On November 14th, 2017, the Federal Aviation Administration publicly released a database with non-identifiable information of every drone registration up to October 31, 2017. Dan Gettinger and Arthur Holland Michel at the Center for the Study of the Drone at Bard College have published a preliminary but detailed analysis of the FAA registration information. They confirm some things that we already knew, such as DJI being the undisputed leader in the drone market as well as some surprising insights. The information released by the FAA shows registrations geographically for both hobbyist and non-hobbyist segments of the drone market.

DJI Inspire 2

Detailed analysis based on FAA data shows DJI is market leader

The FAA drone registration was announced in December 2015 and required that both hobbyist and non-hobbyist drone owners register their drones. In July of 2016, the FAA confirmed that 464,158 drone users and drones had been registered. As of October 2017 this number has grown to 943,535, including 106,739 non-hobbyist (or commercial) drones and 836,796 registered hobbyists. Hobbyist drone owners only need to register once regardless how many drones they own, whereas non-hobbyist drone owners need to register every individual drone they own. As a result, the total number of registered non-hobbyist drones in the database does not represent the total number of non-hobbyist drone users and entities. Even though the database does not show every single drone pilot in the U.S., it does give an unparalleled insight into the geographical spread of drones in the country.

Furthermore, the report provides the following key takeaways:

  • As of October 31, 2017, there are 836,796 hobbyist users and 106,739 non-hobbyist drones registered with the Federal Aviation Administration.
  • Non-hobbyist drone registrations have increased in 2017, while hobbyist user registrations have slowed.
  • States with low population densities are more likely to have high rates of non-hobbyist drone registrations.
  • The 30 most common non-hobbyist drones account for 88 percent of all non-hobbyist registered systems.
  • The most popular non-hobbyist drone is the DJI Phantom 4. Drones made by the China-based DJI account for at least 70 percent of all non-hobbyist drones.
  • The data contains registrations from users in 123 countries.

Drone registrations per location

The most registered non-hobbyist drones can be found in the following states: California, Texas, Florida, New York, North Carolina, Georgia, Colorado, Illinois, Pennsylvania, and Virginia. Together these states represent 55 of all non-hobbyist drone registrations.

The ten states with the least registered non-hobbyist drones are Rhode Island, Vermont, Delaware, Wyoming, South Dakota, West Virginia, North Dakota, New Hampshire, Maine, and Alaska.

The states with the greatest number of registered non-hobbyist drones per capita are in descending order: Alaska (71 drones per 100,000 residents), Idaho (71 per 100,000), North Dakota(64 per 100,000), Colorado (61 per 100,000), and Montana (59 per 100,000). Together, these states’ account for 5.4 percent of all drones, even though they represent only three percent of the U.S. population.

Interestingly, Washington, D.C. has more than 98 non-hobbyist registered drones per 100,000 residents, while the city falls entirely within restricted airspace and without a special permission drone operations are prohibited.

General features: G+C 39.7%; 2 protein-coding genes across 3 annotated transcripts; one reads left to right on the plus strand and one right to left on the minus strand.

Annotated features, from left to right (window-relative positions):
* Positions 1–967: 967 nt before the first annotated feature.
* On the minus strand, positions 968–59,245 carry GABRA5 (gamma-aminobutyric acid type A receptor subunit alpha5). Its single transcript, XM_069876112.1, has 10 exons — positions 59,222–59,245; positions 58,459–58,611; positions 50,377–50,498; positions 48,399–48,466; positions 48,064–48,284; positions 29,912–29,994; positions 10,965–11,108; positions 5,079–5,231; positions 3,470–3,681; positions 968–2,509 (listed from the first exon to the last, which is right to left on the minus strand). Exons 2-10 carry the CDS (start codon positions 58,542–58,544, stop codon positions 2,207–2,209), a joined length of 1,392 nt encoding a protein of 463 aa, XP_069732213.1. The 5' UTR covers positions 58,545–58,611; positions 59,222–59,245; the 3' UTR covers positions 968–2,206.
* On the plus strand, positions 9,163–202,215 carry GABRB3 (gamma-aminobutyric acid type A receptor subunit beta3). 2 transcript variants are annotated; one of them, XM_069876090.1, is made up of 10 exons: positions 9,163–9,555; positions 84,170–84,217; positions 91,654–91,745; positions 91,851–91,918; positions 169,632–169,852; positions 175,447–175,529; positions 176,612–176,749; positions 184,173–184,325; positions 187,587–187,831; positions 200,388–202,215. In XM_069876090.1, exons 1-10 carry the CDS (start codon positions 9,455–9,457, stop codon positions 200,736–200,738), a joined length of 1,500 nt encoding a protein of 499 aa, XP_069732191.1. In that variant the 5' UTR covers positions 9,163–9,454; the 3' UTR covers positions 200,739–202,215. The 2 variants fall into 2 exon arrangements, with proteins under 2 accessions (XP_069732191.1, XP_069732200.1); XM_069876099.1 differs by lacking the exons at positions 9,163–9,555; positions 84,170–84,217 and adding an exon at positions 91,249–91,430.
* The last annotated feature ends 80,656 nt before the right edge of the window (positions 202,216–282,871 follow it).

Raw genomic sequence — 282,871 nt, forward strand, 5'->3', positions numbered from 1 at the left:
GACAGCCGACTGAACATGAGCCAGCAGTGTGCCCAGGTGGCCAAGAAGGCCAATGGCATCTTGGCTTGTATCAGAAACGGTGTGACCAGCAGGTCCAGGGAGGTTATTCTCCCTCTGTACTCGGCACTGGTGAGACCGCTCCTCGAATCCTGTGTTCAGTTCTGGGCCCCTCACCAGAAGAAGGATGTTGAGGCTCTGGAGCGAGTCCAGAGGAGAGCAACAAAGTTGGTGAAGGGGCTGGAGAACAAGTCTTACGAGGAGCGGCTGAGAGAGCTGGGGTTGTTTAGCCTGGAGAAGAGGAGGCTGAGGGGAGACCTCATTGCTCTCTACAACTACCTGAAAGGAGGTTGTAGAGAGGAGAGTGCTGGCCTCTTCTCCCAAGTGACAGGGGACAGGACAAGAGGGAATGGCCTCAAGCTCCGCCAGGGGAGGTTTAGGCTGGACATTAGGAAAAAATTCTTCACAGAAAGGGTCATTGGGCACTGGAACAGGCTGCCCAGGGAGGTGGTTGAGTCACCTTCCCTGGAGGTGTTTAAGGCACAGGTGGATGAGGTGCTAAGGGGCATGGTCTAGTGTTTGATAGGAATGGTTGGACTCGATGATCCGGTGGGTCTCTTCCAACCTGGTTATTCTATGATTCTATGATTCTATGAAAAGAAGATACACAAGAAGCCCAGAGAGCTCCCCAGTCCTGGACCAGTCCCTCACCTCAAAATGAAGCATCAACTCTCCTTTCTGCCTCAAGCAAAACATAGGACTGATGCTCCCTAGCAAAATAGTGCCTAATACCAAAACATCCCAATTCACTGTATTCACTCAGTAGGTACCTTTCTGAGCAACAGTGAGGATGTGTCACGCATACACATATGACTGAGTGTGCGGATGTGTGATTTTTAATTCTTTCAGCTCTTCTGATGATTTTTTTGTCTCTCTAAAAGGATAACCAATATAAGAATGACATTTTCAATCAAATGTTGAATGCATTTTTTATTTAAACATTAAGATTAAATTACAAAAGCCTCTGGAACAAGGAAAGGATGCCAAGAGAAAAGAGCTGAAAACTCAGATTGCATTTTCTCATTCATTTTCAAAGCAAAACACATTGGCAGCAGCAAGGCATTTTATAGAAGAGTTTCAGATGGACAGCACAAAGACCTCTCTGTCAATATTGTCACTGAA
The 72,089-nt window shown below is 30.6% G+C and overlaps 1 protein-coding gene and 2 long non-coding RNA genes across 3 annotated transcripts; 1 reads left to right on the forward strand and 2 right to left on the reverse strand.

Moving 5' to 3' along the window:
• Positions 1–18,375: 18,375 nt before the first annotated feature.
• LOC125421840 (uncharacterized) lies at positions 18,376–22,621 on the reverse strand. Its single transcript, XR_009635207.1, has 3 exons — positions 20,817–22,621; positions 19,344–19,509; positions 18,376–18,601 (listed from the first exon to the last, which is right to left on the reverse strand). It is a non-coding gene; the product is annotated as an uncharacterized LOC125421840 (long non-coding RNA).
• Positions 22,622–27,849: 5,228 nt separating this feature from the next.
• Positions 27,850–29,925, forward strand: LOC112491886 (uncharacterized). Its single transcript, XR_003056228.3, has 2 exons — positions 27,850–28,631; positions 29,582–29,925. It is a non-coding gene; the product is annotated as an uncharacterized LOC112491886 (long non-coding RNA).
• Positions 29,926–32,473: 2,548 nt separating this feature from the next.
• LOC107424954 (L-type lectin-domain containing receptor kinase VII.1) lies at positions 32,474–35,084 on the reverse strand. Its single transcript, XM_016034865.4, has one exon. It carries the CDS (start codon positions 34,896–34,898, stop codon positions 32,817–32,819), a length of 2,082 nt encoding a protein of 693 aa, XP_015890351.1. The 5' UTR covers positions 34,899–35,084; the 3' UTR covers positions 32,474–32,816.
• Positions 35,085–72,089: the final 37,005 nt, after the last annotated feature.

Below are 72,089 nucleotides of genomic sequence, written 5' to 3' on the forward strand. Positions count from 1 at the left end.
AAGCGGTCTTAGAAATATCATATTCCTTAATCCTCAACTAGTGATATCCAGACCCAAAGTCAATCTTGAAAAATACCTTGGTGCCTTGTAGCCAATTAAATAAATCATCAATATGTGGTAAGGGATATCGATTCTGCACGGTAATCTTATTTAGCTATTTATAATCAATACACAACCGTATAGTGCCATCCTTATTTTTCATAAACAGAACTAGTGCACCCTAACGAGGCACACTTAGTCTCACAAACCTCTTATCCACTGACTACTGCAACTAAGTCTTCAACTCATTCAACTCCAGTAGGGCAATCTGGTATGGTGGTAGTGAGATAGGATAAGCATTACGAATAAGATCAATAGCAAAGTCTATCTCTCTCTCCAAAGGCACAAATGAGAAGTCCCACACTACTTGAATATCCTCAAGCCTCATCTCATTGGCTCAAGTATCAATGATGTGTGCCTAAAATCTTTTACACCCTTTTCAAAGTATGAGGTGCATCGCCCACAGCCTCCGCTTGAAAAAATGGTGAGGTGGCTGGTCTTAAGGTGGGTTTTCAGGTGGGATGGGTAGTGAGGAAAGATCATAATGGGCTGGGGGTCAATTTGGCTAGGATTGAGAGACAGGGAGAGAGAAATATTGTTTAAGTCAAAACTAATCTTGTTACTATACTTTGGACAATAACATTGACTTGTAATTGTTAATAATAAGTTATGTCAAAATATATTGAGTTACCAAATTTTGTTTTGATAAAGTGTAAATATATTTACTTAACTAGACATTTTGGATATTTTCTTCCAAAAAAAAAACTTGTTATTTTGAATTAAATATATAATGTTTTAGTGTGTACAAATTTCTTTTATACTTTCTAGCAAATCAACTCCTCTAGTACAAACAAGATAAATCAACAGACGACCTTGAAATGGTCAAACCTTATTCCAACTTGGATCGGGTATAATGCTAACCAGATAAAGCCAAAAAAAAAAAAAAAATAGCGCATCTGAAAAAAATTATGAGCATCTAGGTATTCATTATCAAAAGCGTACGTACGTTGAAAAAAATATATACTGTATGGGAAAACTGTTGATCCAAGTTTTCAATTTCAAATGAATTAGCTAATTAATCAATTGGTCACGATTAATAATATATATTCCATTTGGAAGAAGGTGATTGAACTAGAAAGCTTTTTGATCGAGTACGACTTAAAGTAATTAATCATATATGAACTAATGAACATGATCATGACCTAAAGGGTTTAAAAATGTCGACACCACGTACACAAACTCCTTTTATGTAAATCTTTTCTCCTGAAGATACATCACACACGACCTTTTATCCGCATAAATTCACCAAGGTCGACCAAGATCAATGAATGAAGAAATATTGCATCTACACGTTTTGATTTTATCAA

DJI is the market leader in non-hobbyist drones

One thing that immediately stands out is that Chinese drone manufacturer DJI makes up over 75% of all non-hobbyist drone registrations, with the Phantom 4 being the most commonly used drone in that segment. According to the report:

The most common non-hobbyist drones are the DJI Phantom 4 and Phantom 3. There are at least 26,189 Phantom 4 drones and 16,944 Phantom 3 drones in the data. These two systems comprise 46 percent of the top 30 non-hobbyist drone registrations and 40 percent of all registered non-hobbyist drones. The data indicate that DJI has a rm lock on the non-recreational drone market. DJI drones account for 78 percent of the systems in the top 30 and at least 70 percent of all non-hobbyist drones.

Hobbyist drone registrations

The top five states with the largest number of registered hobbyist drone users are California, Texas, Florida, New York, and Pennsylvania. These states represent 38 percent of all registered hobbyist drone users.

The five states with the least number of registered hobbyist drone users are South Dakota, Delaware, North Dakota, Vermont, and Wyoming.

The states with the largest number of registered hobbyist drone users per capita are in descending order: Hawaii, Alaska, Utah, Colorado, and Washington.

The states with the fewest are Mississippi, Louisiana, Kentucky, New Mexico, and Arkansas.

The growth of the number of hobbyist registrations has been slowly declining as a result of the uncertain legal status of the registration requirement for hobbyists after, on May 19, 2017,  the D.C. Court of Appeals struck down the Federal Aviation Administration’s rule requiring all hobbyist drone owners to register with the government, finding that the program violated the 2012 FAA Modernization and Reform Act, which bars the FAA from imposing any new regulations on model aircraft. However, it now seems that drone registration for hobbyists may be reinstated under the 2018 National Defense Authorization Act (NDAA).

The report contains a lot more interesting data than we can show here in a single post and really is a must-read for anybody with a real interest in the drone industry. You can read or download the entire report here.

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